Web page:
Fonar claims early success for new MRI scanner series

January 17, 1996

Damadian sees many routes to company comebackLess than a month after its first major exhibition in seven years,MRI pioneer Fonar has announced the receipt of five signed andfunded orders for its new Quad series of open-style MRI scanners.Another 10

Damadian sees many routes to company comeback

Less than a month after its first major exhibition in seven years,MRI pioneer Fonar has announced the receipt of five signed andfunded orders for its new Quad series of open-style MRI scanners.Another 10 orders are pending, the company said last month.

The announcement signals the most recent positive results ofan endeavor by Fonar founder and CEO Dr. Raymond Damadian to restorehis company to prominence in MRI equipment manufacturing. Damadianconsiders 1995 and 1996 to be pivotal years in a campaign thatcombines a product-line overhaul with a get-tough patent-protectioninitiative. That effort led last year to a substantial out-of-courtsettlement with Hitachi and a $62 million judgment against GEthat is pending appeal (SCAN 7/19/95).

The two tactics are intertwined. The company's future ultimatelydepends on market response to the Quad series, according to Damadian.The initial promotion and ongoing development of the scannersare to be funded by revenue generated by Fonar's successes inthe legal arena, he said.

The company announced a substantial improvement in its back-orderstatus in September 1995, largely from the first wave of salesof the 0.35-tesla Quad 7000 that gained Food and Drug Administrationclearance five months earlier. The company's backlog at that timewas $4 million, compared with $1.5 million in September 1994.Fonar gained the FDA's approval in November to begin marketingthe more powerful Quad 12000.

Fonar's legal wranglings have so far garnered mixed financialresults. Industry sources point to the Hitachi settlement as amajor source for the five-fold improvement in Fonar's cash positionreported in fiscal 1995. The company had $3.2 million in cashon June 30, 1995, compared with only $567,000 on the same datein 1994.

But the company continues to lose money because of legal expensesincurred in the GE appeal and ongoing patent infringement casesagainst Siemens and Philips. Losses were also incurred as thecompany expanded its manufacturing capacity.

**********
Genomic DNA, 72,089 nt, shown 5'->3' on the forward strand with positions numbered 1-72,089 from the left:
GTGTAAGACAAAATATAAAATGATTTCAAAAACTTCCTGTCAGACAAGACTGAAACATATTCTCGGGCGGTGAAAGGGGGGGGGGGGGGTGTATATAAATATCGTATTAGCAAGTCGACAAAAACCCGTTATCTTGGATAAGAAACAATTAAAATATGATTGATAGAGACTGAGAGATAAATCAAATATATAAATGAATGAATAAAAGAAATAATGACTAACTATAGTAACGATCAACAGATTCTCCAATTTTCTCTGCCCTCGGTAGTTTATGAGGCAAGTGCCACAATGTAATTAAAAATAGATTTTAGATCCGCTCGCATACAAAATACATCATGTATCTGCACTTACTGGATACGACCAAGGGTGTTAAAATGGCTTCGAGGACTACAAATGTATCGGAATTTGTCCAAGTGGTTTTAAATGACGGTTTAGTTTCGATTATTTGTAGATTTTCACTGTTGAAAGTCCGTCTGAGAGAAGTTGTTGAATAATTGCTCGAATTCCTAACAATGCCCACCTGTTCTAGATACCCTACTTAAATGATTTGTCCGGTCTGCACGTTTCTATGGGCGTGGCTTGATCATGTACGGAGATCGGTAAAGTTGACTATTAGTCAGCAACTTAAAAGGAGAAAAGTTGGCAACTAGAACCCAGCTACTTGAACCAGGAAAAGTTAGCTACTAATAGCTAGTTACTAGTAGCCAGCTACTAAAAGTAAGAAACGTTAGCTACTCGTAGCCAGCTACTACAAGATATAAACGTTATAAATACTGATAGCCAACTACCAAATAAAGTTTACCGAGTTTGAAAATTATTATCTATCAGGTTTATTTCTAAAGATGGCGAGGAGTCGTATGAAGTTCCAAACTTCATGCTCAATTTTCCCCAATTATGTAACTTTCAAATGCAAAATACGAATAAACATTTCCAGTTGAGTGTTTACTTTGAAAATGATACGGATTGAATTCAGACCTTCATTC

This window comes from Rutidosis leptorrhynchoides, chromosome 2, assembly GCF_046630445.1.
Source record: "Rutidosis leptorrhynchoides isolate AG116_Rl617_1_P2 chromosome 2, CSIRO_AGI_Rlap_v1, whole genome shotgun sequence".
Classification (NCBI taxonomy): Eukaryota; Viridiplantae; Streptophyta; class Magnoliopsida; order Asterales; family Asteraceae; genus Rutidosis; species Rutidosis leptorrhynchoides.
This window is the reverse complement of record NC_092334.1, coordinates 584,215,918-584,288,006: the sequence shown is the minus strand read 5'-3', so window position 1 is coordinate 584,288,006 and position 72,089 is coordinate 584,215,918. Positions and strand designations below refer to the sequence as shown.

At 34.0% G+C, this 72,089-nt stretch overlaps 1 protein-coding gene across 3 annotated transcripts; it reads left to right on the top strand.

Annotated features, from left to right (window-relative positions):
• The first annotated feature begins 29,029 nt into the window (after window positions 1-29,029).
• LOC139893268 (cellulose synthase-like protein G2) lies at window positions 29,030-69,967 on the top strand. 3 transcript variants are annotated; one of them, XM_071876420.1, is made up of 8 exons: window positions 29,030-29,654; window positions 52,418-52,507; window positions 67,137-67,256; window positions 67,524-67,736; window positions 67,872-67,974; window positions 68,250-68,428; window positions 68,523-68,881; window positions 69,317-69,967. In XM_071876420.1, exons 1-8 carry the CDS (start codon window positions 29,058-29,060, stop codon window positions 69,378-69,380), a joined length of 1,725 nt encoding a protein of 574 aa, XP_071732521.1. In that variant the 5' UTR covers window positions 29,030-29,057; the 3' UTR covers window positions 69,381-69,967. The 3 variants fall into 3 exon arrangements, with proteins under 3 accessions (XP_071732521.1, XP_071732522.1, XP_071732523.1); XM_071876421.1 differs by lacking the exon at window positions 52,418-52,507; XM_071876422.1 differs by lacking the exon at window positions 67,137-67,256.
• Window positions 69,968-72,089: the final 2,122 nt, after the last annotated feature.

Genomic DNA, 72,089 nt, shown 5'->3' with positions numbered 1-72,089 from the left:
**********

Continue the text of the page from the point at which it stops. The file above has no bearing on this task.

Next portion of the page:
Fonar reported losses of $370,000 on revenues of $4.3 millionin the first quarter (end-September). The results compared witha $72,000 loss and $4.9 million in revenues in the same periodof 1994.

The once and future pioneer? These developments do not dauntDamadian's optimism regarding the potential sales success of histwo new open-architecture scanners. Damadian, the developer ofthe first MRI scanner sold commercially, believes he again hasthe right product at the right time. He argues that the low acquisitioncost of Fonar scanners will attract imaging center customers,while their potential capabilities in interventional MRI and low-costMR mammography will lead to university-based sales.

"It's nice to be coming in with a new product when itis appropriate," he said.

Declining reimbursement has placed a premium on MRI cost reduction,which Fonar addresses with the Quad 7000 priced at $650,000 andthe Quad 12000 at $850,000, according to Damadian. Both platformsfeature open architectures to appeal to the market for scannersfor claustrophobic, pediatric and obese patients, he said.

Convenient patient access combines with relatively high fieldstrength to appeal to interventional radiologists, Damadian said.He touts the 0.6-tesla Quad 12000 as the first high-field scannerin the open-architecture MRI class. This claim is based on thescanner's vertical-field, iron-core electromagnet design. Accordingto Damadian, the vertical-field orientation enables the scannerto operate with solenoid coils that are twice as sensitive tothe detection of radio signals than saddle coils used with horizontalfield magnets. Consequently, the 0.6-tesla Quad 12000 generatesa signal-to-noise ratio equivalent to the performance of a 1.2-teslahorizontal-field scanner, he said.

For interventional MRI, the scanner can be placed on a raisedplatform or next to a floor-recessed surgical bay, so the patientis at a height convenient for the physician. Negotiations areunder way to examine how well Quad performs as a surgical guidancetool.

Damadian developed a four-bed patient carousel for the Quadseries to realize his vision of low-cost MRI breast cancer screening.Each bed occupies a quadrant of the scanner and can be isolatedby walls or screens for privacy. Patients are positioned and scannedin sequence around the carousel to eliminate dead time betweenprocedures, he said.

The five-minute exam is performed without compression whilethe patient is dressed in normal loose-fitting street clothes,according to Damadian. The configuration is designed to scan 12patients per hour at a cost of $80 per study, Damadian said. Heenvisions cooperative agreements among several hospitals to generateenough patient volume to support the service. The carousel concepthas yet to be tested in clinical conditions, although severalfacilities have expressed interest in the approach, he said.